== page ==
As an owner of a residential rental you are eliminating a large percentage of applicants by not permitting dogs or cats. There should be a process for addressing the common desire of humans to own pets. A process that includes a pet application and approval.
Some people are just not happy owning one pet. They need to own several. As a tenant, they may believe since they were approved for one pet they can add more. The pet application and approval process must also make it clear that it only pertains to pets listed. No tenant should be confused and acquire a new pet before obtaining approval.
Seems obvious, right?
As I walked into a property under our management I noticed a 40 lb. bag of dog chow and a large cedar bed. There was one of those large rawhide chew bones and a large food and water dish. I thought that was strange as the documented pet to occupy the home was a Maltese breed. Yet, no sign of a dog.
The tenant knew I was coming on this day so they had apparently removed the dog. This indirectly made me suspicious that the tenant realized there is a big difference in a Maltese and a German Shepherd (which I later found out now resided in our home). According to the tenant the Maltese had met its demise and they had gotten a new dog, with no thought of there being a need to contact the manager for a new approval. The tenant’s logic was that they already had paid a pet fee and had an approval for a dog. They clearly did not understand our Pet Application and Approval procedure.
Why Pet Application and Approval Is Important
There are so many types of pets and so many breeds within each type of animal. The approval process is for a single specific animal. Think of it like this. You are approved to rent with a roommate. The roommate leaves and you replace them with a person who nobody knows is a violent felon. See why that might be a problem?
It’s the same for pets.
For instance, back to my story. There is a great deal of difference between a Maltese and a German Shepherd. I am not labeling a German Shepherd a violent felon, but they are known to be more aggressive when put in certain situations. These are two different types of dogs with two different types of personalities. Not to just go after German Shepherds, even little dogs can be quite a challenge to a property.
In our application, the potential tenant must identify the kind of pet, it’s breed, weight, age, training.
Deposits and Fees
I am hard pressed to ever remember a pet deposit refunded in full. Pets may not mean to do any damage but it is likely there will be more costs to an owner after a pet moves out than if one never existed in the home. Most people consider the companionship worth it.
For this reason, we prefer to use pet fees. It puts some money in the owner’s pockets, upfront, to address the probability the approved pet will do something. They are animals after all. I like fees because I do not like to have to discuss (and with some people argue) whether damage was caused by a pet or not. Before I decided I liked pet fees I even had a tenant try and convince me that a vagabond animal was able to come in the home through a small crack in the basement and scratch the heck out of some cabinets. While their pet cat just slept through the whole thing.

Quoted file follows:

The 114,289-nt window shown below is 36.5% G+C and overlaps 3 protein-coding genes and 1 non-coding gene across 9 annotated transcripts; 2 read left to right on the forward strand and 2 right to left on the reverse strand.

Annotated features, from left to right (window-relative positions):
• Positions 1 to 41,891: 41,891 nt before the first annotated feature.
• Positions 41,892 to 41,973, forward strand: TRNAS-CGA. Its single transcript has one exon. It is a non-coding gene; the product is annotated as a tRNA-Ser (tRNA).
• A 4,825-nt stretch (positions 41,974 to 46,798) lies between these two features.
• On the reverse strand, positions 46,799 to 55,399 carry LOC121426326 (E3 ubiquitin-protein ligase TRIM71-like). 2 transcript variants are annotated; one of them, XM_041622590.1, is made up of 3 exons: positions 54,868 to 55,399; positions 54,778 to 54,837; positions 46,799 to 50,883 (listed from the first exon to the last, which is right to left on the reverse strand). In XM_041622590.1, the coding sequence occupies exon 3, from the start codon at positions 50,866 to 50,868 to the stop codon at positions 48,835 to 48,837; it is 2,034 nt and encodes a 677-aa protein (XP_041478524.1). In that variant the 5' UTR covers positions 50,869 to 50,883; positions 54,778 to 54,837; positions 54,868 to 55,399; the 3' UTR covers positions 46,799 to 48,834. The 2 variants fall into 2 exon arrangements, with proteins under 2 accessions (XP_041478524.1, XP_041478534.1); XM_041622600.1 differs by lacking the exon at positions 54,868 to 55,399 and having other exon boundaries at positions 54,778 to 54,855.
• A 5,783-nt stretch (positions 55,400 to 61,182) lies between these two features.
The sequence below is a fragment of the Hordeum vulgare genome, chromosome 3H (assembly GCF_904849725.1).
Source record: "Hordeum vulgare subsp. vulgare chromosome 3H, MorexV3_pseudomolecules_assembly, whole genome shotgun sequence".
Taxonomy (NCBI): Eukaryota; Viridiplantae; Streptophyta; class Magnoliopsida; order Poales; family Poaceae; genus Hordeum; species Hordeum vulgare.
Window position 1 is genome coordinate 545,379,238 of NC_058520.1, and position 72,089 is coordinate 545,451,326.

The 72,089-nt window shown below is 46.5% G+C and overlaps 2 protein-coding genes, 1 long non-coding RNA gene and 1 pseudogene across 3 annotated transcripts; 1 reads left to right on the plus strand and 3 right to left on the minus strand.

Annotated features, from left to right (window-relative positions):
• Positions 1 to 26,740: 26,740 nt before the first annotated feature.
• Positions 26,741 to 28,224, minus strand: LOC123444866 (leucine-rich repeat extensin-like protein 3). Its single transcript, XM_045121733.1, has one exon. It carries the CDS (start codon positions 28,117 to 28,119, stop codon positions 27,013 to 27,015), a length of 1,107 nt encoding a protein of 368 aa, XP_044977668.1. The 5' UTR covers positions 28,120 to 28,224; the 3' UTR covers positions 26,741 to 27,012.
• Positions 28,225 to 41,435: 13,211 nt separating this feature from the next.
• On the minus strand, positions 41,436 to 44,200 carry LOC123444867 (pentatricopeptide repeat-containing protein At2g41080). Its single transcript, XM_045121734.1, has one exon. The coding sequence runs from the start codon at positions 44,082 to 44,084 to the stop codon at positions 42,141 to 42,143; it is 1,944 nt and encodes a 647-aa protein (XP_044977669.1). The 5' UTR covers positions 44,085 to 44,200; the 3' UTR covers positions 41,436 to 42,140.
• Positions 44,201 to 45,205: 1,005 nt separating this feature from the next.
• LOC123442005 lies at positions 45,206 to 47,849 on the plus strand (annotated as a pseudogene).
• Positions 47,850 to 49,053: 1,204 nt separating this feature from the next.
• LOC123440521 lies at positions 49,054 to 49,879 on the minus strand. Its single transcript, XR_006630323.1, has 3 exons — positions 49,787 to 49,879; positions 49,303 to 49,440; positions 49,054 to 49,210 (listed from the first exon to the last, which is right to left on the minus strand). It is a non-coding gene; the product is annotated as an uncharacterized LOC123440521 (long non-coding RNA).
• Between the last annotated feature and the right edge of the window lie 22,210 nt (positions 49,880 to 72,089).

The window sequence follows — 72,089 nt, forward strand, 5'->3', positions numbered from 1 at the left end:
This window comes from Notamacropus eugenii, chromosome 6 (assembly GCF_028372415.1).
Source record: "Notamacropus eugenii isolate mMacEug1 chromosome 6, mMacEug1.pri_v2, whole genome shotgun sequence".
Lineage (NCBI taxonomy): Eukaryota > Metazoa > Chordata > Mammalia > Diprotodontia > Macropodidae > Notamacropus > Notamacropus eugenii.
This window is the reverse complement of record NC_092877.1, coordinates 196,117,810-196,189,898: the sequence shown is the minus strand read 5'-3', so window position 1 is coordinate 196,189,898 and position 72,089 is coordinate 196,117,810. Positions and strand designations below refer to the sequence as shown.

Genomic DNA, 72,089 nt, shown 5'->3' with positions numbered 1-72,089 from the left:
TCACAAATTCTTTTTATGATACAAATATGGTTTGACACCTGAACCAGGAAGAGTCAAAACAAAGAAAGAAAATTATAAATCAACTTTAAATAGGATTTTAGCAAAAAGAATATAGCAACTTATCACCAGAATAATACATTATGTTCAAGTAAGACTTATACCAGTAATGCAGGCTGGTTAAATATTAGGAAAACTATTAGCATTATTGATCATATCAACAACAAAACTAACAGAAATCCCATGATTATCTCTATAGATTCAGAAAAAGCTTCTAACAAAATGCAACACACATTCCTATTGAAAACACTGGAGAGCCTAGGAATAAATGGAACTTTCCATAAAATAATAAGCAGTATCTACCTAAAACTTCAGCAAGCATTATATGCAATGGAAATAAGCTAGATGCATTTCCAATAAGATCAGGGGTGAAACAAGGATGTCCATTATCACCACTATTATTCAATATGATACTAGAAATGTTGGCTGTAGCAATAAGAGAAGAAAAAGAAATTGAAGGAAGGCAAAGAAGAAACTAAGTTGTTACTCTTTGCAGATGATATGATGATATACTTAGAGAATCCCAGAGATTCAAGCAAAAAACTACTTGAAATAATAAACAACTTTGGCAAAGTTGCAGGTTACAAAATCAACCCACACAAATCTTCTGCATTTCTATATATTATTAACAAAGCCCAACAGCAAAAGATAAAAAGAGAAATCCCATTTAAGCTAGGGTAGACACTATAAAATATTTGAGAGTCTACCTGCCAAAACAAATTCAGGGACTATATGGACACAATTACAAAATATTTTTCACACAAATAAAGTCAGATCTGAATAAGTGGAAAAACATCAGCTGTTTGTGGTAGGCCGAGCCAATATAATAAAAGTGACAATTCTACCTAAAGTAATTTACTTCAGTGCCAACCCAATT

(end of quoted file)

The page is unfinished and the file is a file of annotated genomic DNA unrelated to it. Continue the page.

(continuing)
I’m sorry but people never fail to amaze me at some of the stories they tell.
Everybody always thinks first of the damage a pet may cause. There are good reasons to be concerned about damage but the most significant cost issue is the potential liability. Lawsuits and the awarded damages are costly. When a tenant’s pet attacks an innocent person, in the backyard next door, the cost of the lawsuit will pay for several new rentals.
Checking the owner’s insurance is usually the most important step once a pet application is received. Tenant’s insurance does provide some liability coverages. Be sure and ask the tenant to find out what are the exclusions regarding pets. They may be surprised to learn that Fido’s tendency to chase an 8 year old and bite them in the rear end is not insured.
Tenants need to understand that pets must be approved before they are brought on the premises. Otherwise, the tenant faces large penalties and possibly eviction. At the time of the initial application it should be clear to the tenant that any approval only applies to the pet listed. The whole process must start over if there will be an addition to the pet family.
An owner needs to have the ability to review the pet deposit (or fee) already in place. While considering the application and if an approval will be granted, it should be clear to the tenant that there will be additional costs.
How To Document The Pet Request
After approving the pet application, there should be a Pet Agreement added to the lease. For good measure, have new tenants verify that they understand the rules. Even if a new tenant does not own a pet, they must make a request prior to bringing a cute little puppy (or any kind of pet) into the home.
In the Pet Agreement there is also a list of rules for the owner to follow. The agreement also states the amounts of any deposits or fees that the tenant will pay in order to receive approval of the pet.
It’s very important to us that all pets make application. It is a clear violation of the terms of the lease if an application is not completed with any change in the animals approved for the property.
So many lessons in property management are learned as actual circumstances present themselves. When a tenant does not clearly understand that each pet must be approved, it is imperative the owner or manager provide notice of these conditions. Taking these steps strengthens your position as landlord if a pet resides in a home that has not been approved.